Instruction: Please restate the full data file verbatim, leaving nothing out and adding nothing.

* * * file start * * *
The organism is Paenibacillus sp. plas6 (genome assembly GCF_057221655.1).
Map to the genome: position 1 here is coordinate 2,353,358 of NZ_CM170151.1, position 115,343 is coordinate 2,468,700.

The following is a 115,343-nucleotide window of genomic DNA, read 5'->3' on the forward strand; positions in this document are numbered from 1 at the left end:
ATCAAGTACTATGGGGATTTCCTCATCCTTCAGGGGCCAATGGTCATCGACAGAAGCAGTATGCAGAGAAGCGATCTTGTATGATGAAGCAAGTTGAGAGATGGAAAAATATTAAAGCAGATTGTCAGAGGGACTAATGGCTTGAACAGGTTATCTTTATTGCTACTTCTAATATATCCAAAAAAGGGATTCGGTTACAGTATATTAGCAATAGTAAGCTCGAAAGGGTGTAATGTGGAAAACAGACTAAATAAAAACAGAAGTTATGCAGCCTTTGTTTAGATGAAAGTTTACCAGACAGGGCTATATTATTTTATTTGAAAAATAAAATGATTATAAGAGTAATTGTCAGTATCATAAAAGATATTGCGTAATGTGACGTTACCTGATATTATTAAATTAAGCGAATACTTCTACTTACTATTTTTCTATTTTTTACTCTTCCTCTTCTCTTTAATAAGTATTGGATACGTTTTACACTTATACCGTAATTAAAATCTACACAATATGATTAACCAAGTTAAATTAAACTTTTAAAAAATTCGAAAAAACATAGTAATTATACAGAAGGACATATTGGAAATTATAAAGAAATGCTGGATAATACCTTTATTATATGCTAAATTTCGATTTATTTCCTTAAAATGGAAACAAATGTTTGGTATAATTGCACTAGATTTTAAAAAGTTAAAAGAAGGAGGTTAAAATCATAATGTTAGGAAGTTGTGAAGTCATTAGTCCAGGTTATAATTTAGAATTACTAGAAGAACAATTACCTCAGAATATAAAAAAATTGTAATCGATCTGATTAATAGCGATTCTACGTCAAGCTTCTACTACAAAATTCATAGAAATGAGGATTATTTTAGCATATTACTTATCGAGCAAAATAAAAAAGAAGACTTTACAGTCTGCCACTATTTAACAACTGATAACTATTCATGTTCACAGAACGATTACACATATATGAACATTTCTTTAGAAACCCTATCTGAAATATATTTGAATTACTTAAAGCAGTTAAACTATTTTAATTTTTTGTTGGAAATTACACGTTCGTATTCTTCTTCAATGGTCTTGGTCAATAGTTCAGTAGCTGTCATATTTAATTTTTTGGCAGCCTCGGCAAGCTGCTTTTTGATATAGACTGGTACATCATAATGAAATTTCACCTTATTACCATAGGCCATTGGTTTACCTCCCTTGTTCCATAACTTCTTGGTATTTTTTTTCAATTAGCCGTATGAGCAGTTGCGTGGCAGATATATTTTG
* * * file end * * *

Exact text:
The organism is Paenibacillus sp. plas6 (genome assembly GCF_057221655.1).
Map to the genome: position 1 here is coordinate 2,353,358 of NZ_CM170151.1, position 115,343 is coordinate 2,468,700.

The following is a 115,343-nucleotide window of genomic DNA, read 5'->3' on the forward strand; positions in this document are numbered from 1 at the left end:
ATCAAGTACTATGGGGATTTCCTCATCCTTCAGGGGCCAATGGTCATCGACAGAAGCAGTATGCAGAGAAGCGATCTTGTATGATGAAGCAAGTTGAGAGATGGAAAAATATTAAAGCAGATTGTCAGAGGGACTAATGGCTTGAACAGGTTATCTTTATTGCTACTTCTAATATATCCAAAAAAGGGATTCGGTTACAGTATATTAGCAATAGTAAGCTCGAAAGGGTGTAATGTGGAAAACAGACTAAATAAAAACAGAAGTTATGCAGCCTTTGTTTAGATGAAAGTTTACCAGACAGGGCTATATTATTTTATTTGAAAAATAAAATGATTATAAGAGTAATTGTCAGTATCATAAAAGATATTGCGTAATGTGACGTTACCTGATATTATTAAATTAAGCGAATACTTCTACTTACTATTTTTCTATTTTTTACTCTTCCTCTTCTCTTTAATAAGTATTGGATACGTTTTACACTTATACCGTAATTAAAATCTACACAATATGATTAACCAAGTTAAATTAAACTTTTAAAAAATTCGAAAAAACATAGTAATTATACAGAAGGACATATTGGAAATTATAAAGAAATGCTGGATAATACCTTTATTATATGCTAAATTTCGATTTATTTCCTTAAAATGGAAACAAATGTTTGGTATAATTGCACTAGATTTTAAAAAGTTAAAAGAAGGAGGTTAAAATCATAATGTTAGGAAGTTGTGAAGTCATTAGTCCAGGTTATAATTTAGAATTACTAGAAGAACAATTACCTCAGAATATAAAAAAATTGTAATCGATCTGATTAATAGCGATTCTACGTCAAGCTTCTACTACAAAATTCATAGAAATGAGGATTATTTTAGCATATTACTTATCGAGCAAAATAAAAAAGAAGACTTTACAGTCTGCCACTATTTAACAACTGATAACTATTCATGTTCACAGAACGATTACACATATATGAACATTTCTTTAGAAACCCTATCTGAAATATATTTGAATTACTTAAAGCAGTTAAACTATTTTAATTTTTTGTTGGAAATTACACGTTCGTATTCTTCTTCAATGGTCTTGGTCAATAGTTCAGTAGCTGTCATATTTAATTTTTTGGCAGCCTCGGCAAGCTGCTTTTTGATATAGACTGGTACATCATAATGAAATTTCACCTTATTACCATAGGCCATTGGTTTACCTCCCTTGTTCCATAACTTCTTGGTATTTTTTTTCAATTAGCCGTATGAGCAGTTGCGTGGCAGATATATTTTG